The new direction for the plot with humans being threatened with being turned into Zygons and losing their sanity and sense of identity is promising. However I feel it could really have been explored a bit more and to greater effect. We do get a very moving scene where the Doctor tries his utmost to prevent the newly created Zygon from destroying himself, but has to live with his powers of persuasion not being enough this time round. But ultimately this new wrinkle to the plot does not really tie in well with the main objective of the splinter group to secure the Osgood box and so opt for an effective genocide of the humans that they so resent.
The climactic section where it is potentially left to humanity to cause genocidal disaster as much as the rebel Zygons is the ultimate lynchpin of this two-part story. Whilst some quarters will no doubt rave about this extended finale to the story, I am a little less sure. It certainly feels quite dramatic, but once we sense there may well be no actual weapon there, and the boxes were actually empty and so only stand for symbolic threat, it all just feels like a bit of a cheat. The Doctor did not have to worry unduly when leaving this pair of objects behind, whereas he did have to manage the potential threats of the Hand of Omega and the Nemesis statue when previously sporting a strong Scottish burr. It is also kind of predictable and seems to be revealed as a new twist in terms of how everyone reacts, whereas viewers may not be quite so dumbfounded,
Later on we have a pretty good coda to the story. Having Osgood forego a proper stint as companion on the TARDIS so that she can help UNIT protect the Earth, and keep the peace that seems to have been forged here is more than acceptable. Also the Torchwood spin-off series established the wealth of threats that the Doctor simply cannot (and in some circumstance should not) deal with. Yet having the line about the boxes as safeguards continuing to need a guardian somehow feels like a ret-con justification for such a phony plot 'MacGuffin'.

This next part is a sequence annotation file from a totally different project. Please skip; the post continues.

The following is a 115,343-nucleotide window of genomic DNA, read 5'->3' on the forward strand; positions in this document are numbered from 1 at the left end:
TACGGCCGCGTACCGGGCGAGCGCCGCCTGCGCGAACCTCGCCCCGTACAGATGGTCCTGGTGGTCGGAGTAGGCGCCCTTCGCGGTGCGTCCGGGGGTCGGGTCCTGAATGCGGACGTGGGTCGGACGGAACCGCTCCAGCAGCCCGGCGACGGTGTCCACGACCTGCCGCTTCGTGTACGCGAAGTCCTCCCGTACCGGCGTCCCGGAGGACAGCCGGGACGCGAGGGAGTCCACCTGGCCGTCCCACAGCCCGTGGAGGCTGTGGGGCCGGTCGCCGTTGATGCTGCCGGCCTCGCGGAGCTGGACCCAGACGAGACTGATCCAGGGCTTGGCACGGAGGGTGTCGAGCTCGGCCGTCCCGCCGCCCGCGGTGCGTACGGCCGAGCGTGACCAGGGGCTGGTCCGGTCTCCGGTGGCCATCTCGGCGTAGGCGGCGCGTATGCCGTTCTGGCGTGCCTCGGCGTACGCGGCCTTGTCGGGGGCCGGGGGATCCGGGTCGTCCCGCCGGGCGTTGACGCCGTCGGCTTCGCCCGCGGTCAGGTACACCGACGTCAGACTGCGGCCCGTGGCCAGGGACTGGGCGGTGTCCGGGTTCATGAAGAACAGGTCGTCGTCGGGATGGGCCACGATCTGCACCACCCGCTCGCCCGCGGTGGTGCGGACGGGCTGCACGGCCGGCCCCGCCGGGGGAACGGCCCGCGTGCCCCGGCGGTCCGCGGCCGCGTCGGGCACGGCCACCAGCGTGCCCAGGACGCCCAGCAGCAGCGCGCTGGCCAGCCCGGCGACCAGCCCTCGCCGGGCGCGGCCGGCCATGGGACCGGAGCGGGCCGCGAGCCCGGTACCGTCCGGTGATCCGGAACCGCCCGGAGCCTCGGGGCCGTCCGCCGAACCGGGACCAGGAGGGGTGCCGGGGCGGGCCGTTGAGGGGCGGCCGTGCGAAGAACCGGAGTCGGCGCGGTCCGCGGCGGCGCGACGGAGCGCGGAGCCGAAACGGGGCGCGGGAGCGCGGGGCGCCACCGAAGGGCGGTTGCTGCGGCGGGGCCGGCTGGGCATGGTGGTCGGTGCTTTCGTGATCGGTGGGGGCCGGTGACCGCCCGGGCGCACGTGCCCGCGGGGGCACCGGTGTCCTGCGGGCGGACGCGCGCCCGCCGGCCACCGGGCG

And as stated last week, the splinter group leader who so casually steals the form of our beloved Clara really did some terrible things. She may be forgiven by the Doctor, but is it his place to be so obliging on behalf of all the victims and their loved ones? The way he was prepared to give in to Clara last year over Danny's macabre fate at the hands of Missy established a seeming precedent, but maybe the Doctor is more of a hypocrite than we have come to expect. If it is not someone he directly knows who suffers, than it is not quite the same situation apparently.
The justification the writers give is that Clara gets inside her head. But Bonnie's core personality still was responsible for murder and causing terror, and that is just brushed aside in the final minutes by her conveniently taking on warmer empathic and sympathetic qualities. Even if I did find the smooth survival of this enemy acceptable, then her eventual assumption of the 'missing' Osgood twin is still pretty forced, and seems like an excuse to prolong a visual gimmick. No dispute can be made that the original concept of the twin Osgoods dearly loving one another was a fine way to hook different audiences into the early sections of Invasion, but did Inversion need to prolong this still further?
I do like the 'credit to both species' line, but it would have worked better if there was a different Zygon involved who was firmly on the side of Earth, or had become a turn cloak. Given all the promise with The Day of the Doctor setting up a suitably complex scenario - which this new story is taking its roots from - I do feel just a touch deflated at how things materialise ultimately.
More positively this story has given fan favourite Kate a better role. She is clearly having to make difficult decisions and realise that the Doctor is not always the one who can ultimately affect both the Earth's and humanity's future. The UNIT chief shows some good impersonation of what was assumed to be yet another Zygon clone, and we are wrong footed in an enjoyable fashion. (One nit-pick remains in that the rebel Zygons would know that someone is still just human rather than replicated). I also have sometimes felt there was not quite enough on paper to justify Kate's continued presence on the show, but this story has changed that stance in welcome fashion. We get a nice nostalgia quote in "Five Rounds Rapid", which echoes her father from the celebrated Pertwee story The Daemons. That line though is not played for any humour and shows her defiance against the softer approach her Time Lord ally prefers. And it is understandable given her learning of the brutal slaughter of the UNIT team, as so emotionally described to her by the fake Colonel Walsh.